How the economy and political climate affect the specification process

After the ongoing uncertainty of Brexit, an unprecedented global pandemic, to the recent devastating war in Ukraine, it has certainly been a difficult few years.

“We thought that there might be some light at the end of the tunnel post covid but then the devastating war in Ukraine has had a massive impact… and whilst it's not necessarily affecting specifications, certainly, for current projects, budgets are being constrained quite badly.”

RIBA’s (The Royal Institute of British Architects) most recent ‘Future Trends Report’ reveals that cost inflation coupled with extreme shortages of materials is leading to delays across the board. With Ukraine and Russia being two of the world’s largest steel exporters, the supply chain has been struggling.

“street furniture is something that has come under immense pressure in the last 12 to 18 months. For example, some of our steel suppliers are only holding their prices for 24-48 hours. So when we produce quotes they are now only valid for seven days now where previously they were up to 30 days - it all puts real pressure on the full supply chain.”

Wooden construction could offer an alternative to steel if there was the political will to make a change. A shift in thinking could also benefit much of Europe and ease their reliance on Russian energy and resources.

Interestingly the Finnish government in a bid to be independent of Russia has recently set a goal of 45% of public construction using wood rather than steel by 2025.

Further to this, FSC has taken action in support of Ukraine

“A positive step by the FSC recently - their international board of directors made a decision that they would not supply or source any of their FSC-approved timber from either Russia or Belarus until such time that the conflict in Ukraine has ended.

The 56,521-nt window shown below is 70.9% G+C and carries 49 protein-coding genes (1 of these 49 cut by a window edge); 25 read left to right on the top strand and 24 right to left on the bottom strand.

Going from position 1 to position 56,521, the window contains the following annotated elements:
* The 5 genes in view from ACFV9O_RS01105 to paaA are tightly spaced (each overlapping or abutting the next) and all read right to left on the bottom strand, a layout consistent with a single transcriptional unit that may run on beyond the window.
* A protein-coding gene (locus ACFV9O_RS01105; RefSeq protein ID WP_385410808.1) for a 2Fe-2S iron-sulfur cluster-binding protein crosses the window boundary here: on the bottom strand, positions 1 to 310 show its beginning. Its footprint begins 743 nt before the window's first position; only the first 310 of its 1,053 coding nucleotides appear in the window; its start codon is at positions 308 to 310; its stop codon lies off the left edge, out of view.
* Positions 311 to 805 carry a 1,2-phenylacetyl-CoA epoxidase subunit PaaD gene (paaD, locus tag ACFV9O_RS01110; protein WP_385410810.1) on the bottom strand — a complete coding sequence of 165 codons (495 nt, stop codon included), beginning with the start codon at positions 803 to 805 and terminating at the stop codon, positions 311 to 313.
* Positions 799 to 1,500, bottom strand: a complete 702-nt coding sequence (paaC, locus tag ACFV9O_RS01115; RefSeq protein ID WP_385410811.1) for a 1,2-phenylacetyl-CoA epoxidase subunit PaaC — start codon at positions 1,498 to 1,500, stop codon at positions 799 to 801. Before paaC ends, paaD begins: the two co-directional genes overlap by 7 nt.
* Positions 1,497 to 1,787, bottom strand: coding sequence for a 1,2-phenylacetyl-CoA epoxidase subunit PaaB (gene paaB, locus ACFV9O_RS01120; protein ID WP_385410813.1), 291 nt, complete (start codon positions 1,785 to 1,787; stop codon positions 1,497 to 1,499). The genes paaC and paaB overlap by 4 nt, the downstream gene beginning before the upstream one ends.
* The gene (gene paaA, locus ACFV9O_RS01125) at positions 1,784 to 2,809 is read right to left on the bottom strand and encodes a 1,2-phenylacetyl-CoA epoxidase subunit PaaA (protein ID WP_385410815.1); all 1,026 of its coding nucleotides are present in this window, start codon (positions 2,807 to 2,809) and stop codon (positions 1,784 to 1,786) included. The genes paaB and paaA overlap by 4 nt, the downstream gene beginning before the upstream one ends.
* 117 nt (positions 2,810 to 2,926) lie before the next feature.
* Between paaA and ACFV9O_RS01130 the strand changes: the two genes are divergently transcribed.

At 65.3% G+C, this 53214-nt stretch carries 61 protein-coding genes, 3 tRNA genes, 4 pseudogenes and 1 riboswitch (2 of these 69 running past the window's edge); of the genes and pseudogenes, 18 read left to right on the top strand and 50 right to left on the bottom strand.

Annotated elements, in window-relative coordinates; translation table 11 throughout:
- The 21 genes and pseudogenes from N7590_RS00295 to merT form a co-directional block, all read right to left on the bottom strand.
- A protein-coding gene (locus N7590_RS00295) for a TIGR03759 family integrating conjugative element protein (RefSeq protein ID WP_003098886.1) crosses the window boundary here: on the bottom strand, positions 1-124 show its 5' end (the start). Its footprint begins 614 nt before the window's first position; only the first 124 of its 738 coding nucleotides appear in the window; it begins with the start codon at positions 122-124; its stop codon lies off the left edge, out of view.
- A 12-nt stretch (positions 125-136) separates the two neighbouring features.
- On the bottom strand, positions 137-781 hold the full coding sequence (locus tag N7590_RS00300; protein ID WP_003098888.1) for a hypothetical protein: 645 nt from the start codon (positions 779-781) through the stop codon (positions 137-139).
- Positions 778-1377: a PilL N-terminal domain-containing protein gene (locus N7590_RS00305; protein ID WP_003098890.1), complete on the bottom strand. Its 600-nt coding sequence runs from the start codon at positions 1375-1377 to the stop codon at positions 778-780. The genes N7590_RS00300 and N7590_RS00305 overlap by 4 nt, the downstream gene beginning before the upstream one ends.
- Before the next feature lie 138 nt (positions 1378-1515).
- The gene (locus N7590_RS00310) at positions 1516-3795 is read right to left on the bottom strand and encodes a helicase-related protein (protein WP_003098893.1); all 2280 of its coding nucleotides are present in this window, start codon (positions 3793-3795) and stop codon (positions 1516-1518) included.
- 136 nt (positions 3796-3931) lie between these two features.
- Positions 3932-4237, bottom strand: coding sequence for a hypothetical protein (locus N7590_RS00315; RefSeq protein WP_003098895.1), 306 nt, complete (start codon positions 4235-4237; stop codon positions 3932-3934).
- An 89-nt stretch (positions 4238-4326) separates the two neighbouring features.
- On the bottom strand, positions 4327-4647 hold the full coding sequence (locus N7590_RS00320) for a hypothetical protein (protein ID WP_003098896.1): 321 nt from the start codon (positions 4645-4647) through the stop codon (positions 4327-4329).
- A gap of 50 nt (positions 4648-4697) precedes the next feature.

Factors that contribute to a specification not being followed

Street furniture brings many benefits to an urban environment and is often the first thing that people will see when they visit a new space, however, it can often be one of the last considerations in a project. With increasing costs and uncertain economic climates ahead the specification for street furniture is often not held up due to budget constraints.

“The street furniture package is always one of the last things to be procured and installed and as a result, any unexpected cost that has been incurred by the contractor during the build process restricts the overall budget which as a result puts additional pressure on the street furniture package”

Another factor at play is that the street furniture package is relatively small in the grand scheme of the construction project and can often be miscalculated in the budget where provisional sums rather than having confirmed prices from the specification have been used.

So undoubtedly cost is the main factor in specifications not being held up.

There are always unpredictable external factors that can affect the outcome of a project. Having appropriate guidance and information at the specification stage can help to foresee and avoid potential budget issues.

 As part of the Bailey Street Furniture Group, Artform Urban Furniture has years of experience in specifying for urban environments we are able to draw on innovation and expertise from across the globe with an extensive range of award-winning and unique street furniture.

For more information about specification contact our team on 01625 322888 or email enquiries@bsfg.co.uk.